AgateThe term agate is applied correctly to chalcedony in which the color is distributed in curved bands or layers. The banded appearance is distinguished by a difference in either color or translucency, or both, between adjoining layers of chalcedony. The word agate is often used somewhat loosely with a prefix to describe material that is not banded; e.g. landscape agate (containing inclusions resembling a landscape), fortification agate (composed of straight, intersecting bands), and moss agate or mocha stone (milky-white chalcedony with green, black or brown inclusions distributed in dendritic patterns). Because of its rather porous nature, gray and white agate is particularly susceptible to dyes of various colors. The dye may color the material unequally, preserving the banded appearance, or it may penetrate porous materials so evenly that a single color results. Buy agate necklaces
OnyxThe only proper use of the term onyx is to describe chalcedony composed of straight, parallel bands. It is used incorrectly when applied to grayish chalcedony or agate that has been dyed to produce the solid-colored material known e s "black onyx", "green onyx", etc. These misnomers have been used for this purpose for so long and so consistently that many jewelers do not realize that they are incorrect and misleading. If the onyx exhibits bands of sard colors alternating with either white or black parallel bands, it is known as sardonyx. Cornelian onyx has alternate parallel bands of carnelian colors with either black or white. White banding is much more common than black; in fact, natural black chalcedony is not too frequently encountered. A cross-section of chalcedony showing both curved bands (agate) and straight, parallel bands (onyx).
JasperThe name jasper is applied to most of the semi translucent to opaque chalcedonies that occur throughout the word in a wide variety of colors, often without a pattern of any kind. It may be red, yellow, brown, green, grayish blue or any combination thereof. It is frequently dyed blue and sold as "Swiss lapis" or "German lapis".
PlasmaSemi translucent to almost opaque dark-green chalcedony with white or yellowish spots is called plasma. It is essentially bloodstone but lacks the red spots. Both plasma and prase are sometimes used as inexpensive jade substitutes.
Chrysocolla ChalcedonyTranslucent to semi-translucent intense light-blue or blue-green chalcedony, the color of which is caused by minutely distributed chrysocolla (a copper silicate), is one of the loveliest varieties of chalcedony. In its finest quality it rivals the most beautiful turquoise in appearance. Unfortunately, however, it is quite rare.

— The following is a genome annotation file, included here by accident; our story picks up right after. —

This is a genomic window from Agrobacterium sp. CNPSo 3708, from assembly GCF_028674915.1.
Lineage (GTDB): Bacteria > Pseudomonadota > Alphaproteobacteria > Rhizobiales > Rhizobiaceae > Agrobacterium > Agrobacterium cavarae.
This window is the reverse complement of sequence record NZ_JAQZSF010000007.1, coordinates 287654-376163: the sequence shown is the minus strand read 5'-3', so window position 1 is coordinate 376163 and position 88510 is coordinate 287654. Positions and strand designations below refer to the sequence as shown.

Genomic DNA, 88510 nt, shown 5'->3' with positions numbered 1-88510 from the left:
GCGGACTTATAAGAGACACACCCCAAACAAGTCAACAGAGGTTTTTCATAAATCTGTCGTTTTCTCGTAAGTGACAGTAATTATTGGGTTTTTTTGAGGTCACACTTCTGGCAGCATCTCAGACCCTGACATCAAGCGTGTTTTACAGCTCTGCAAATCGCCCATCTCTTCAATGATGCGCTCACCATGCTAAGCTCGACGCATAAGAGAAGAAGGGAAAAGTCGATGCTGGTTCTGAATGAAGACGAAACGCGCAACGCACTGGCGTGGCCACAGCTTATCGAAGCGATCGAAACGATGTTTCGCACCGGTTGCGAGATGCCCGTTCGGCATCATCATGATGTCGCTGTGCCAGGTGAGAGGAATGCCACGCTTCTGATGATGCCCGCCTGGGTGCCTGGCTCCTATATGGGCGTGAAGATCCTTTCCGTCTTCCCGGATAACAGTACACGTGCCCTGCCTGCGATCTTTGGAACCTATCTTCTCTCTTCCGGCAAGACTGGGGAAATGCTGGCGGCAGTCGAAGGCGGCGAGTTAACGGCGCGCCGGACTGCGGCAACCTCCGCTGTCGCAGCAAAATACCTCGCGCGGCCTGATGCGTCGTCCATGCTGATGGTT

Agatized WoodWood that has been replaced entirely by chalcedony resembles a patterned jasper, and is a rather attractive material for ornamental purposes. Almost all chalcedonic colors are represented, including red, yellow, black and brown. It is also called silicified or petrified wood.
Cryptocrystalline quartz is deposited at relatively low temperatures by circulating ground waters or by magmatic waters that have dropped to temperatures approaching those expected at the earth's surface. The earth's crust is so rich in silica that ground waters commonly approach saturation in silica content. As a result, chalcedony or other forms of quartz are often deposited in cavities in the near-surface rocks. Such waters may dissolve away pre-existing materials such as wood, bone and shells and replace them particle by particle with chalcedony. Chalcedony and/or crystalline quartz may fill or line cavities of any kind in near-surface rocks to form concretions or geodes.
Sources and Recovery of chalcedony
Because chalcedony is distributed widely throughout the world, any attempt to list and describe in detail all sources would be impractical in a work of this nature. Listed below, however, are some of the more notable localities.
White to pale grayish-blue chalcedony:- Siberia, Ice-land, India and the beach and desert regions of California.
Chrysoprase:- Australia, Silesia, California, Oregon, and India.
Moss agate:- India, Wyoming, Montana, Washington, Oregon, Texas and most western states.
Chrysocolla chalcedony:- Arizona, New Mexico and the Lake Superior region.
Carnelian and sard:- Brazil, India and Uruguay.
Bloodstone:- India, Siberia, Australia, Scotland and Brazil.
Plasma:- India, China and Germany.
Banded agate and onyx:- Brazil, Madagascar and Uruguay.
Jasper:- Germany, Scotland, Sicily, Siberia, California, Oregon, Idaho, Texas, Montana and most western states.
Agatized woods:- Arizona, New. Mexico, California, Washington, Oregon and most western states.